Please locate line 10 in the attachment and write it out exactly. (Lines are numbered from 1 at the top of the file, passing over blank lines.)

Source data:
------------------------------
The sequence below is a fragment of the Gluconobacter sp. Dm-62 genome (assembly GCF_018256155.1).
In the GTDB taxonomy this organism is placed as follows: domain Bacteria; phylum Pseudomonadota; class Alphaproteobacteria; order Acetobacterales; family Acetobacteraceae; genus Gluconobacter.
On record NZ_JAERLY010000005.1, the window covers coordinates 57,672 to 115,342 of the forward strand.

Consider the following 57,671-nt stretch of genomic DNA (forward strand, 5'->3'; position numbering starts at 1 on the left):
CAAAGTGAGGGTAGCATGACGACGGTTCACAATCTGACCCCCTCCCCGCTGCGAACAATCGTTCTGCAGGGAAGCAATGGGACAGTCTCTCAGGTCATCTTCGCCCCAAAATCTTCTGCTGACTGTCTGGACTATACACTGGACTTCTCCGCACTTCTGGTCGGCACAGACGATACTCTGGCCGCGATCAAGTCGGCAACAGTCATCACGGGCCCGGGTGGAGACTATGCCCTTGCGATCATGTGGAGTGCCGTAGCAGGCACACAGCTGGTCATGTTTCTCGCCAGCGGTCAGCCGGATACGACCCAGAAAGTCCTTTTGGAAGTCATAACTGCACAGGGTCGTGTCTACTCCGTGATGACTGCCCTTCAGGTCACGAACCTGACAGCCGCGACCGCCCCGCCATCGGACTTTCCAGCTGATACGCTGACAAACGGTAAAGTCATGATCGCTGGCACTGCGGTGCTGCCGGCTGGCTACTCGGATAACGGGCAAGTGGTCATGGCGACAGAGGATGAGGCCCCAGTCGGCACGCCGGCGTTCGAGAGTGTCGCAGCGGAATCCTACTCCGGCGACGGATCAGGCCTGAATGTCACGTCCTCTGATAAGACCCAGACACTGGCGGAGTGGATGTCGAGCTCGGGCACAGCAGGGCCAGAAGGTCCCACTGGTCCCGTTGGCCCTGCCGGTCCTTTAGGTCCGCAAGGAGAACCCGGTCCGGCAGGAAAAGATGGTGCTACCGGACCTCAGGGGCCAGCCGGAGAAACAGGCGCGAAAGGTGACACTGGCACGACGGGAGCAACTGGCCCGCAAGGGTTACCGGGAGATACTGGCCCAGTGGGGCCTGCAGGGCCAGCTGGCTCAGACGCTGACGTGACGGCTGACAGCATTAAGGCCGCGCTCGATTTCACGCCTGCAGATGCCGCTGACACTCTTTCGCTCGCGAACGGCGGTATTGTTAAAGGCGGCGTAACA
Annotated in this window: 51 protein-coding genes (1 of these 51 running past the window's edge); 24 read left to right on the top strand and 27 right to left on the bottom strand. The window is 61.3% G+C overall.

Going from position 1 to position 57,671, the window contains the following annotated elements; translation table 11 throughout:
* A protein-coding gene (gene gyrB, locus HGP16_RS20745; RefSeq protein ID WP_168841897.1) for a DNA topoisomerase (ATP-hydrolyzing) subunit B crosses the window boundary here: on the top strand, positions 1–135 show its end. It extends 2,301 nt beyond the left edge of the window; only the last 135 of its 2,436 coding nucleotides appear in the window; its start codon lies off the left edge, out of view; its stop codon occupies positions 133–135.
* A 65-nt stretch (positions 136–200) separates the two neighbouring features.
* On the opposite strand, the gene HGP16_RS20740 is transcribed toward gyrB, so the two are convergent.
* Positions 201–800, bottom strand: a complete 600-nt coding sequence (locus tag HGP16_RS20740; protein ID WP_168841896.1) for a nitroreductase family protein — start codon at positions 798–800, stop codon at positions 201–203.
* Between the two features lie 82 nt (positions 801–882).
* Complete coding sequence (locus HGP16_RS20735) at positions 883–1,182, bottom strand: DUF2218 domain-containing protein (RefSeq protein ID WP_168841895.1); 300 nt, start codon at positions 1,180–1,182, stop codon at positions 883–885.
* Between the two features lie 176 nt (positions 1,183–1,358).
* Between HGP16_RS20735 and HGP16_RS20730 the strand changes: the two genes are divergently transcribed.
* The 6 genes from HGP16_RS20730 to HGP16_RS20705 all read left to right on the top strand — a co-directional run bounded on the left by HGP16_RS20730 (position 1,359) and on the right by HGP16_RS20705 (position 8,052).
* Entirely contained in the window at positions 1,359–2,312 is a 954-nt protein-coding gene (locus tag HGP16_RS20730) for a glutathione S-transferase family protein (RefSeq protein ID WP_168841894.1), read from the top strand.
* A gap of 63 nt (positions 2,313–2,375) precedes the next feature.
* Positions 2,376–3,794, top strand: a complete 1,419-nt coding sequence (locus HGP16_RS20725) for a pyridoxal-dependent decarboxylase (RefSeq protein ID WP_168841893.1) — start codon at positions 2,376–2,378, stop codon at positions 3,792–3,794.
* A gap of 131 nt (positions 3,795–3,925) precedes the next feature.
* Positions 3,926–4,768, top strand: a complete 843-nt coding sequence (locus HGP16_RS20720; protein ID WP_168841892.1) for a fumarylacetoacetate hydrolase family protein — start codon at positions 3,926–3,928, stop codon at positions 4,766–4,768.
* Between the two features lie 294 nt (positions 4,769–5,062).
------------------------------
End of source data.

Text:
* On the opposite strand, the gene HGP16_RS20740 is transcribed toward gyrB, so the two are convergent.